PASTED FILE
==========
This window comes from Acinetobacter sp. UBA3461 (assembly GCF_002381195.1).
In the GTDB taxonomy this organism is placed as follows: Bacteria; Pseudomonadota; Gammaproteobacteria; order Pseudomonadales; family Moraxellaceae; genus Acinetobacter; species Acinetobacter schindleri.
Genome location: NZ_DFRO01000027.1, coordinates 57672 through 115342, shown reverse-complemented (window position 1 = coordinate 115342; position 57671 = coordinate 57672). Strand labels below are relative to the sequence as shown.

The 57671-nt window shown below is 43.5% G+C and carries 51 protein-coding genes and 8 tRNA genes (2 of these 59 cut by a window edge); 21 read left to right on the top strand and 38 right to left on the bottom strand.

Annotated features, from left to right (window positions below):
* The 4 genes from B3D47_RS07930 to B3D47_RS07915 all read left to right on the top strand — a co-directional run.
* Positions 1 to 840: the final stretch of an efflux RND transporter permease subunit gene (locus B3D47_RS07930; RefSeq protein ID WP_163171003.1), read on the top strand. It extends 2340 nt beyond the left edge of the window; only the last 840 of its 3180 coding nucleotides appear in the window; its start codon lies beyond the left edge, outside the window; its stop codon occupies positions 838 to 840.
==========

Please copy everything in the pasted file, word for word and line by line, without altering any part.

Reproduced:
This window comes from Acinetobacter sp. UBA3461 (assembly GCF_002381195.1).
In the GTDB taxonomy this organism is placed as follows: Bacteria; Pseudomonadota; Gammaproteobacteria; order Pseudomonadales; family Moraxellaceae; genus Acinetobacter; species Acinetobacter schindleri.
Genome location: NZ_DFRO01000027.1, coordinates 57672 through 115342, shown reverse-complemented (window position 1 = coordinate 115342; position 57671 = coordinate 57672). Strand labels below are relative to the sequence as shown.

The 57671-nt window shown below is 43.5% G+C and carries 51 protein-coding genes and 8 tRNA genes (2 of these 59 cut by a window edge); 21 read left to right on the top strand and 38 right to left on the bottom strand.

Annotated features, from left to right (window positions below):
* The 4 genes from B3D47_RS07930 to B3D47_RS07915 all read left to right on the top strand — a co-directional run.
* Positions 1 to 840: the final stretch of an efflux RND transporter permease subunit gene (locus B3D47_RS07930; RefSeq protein ID WP_163171003.1), read on the top strand. It extends 2340 nt beyond the left edge of the window; only the last 840 of its 3180 coding nucleotides appear in the window; its start codon lies beyond the left edge, outside the window; its stop codon occupies positions 838 to 840.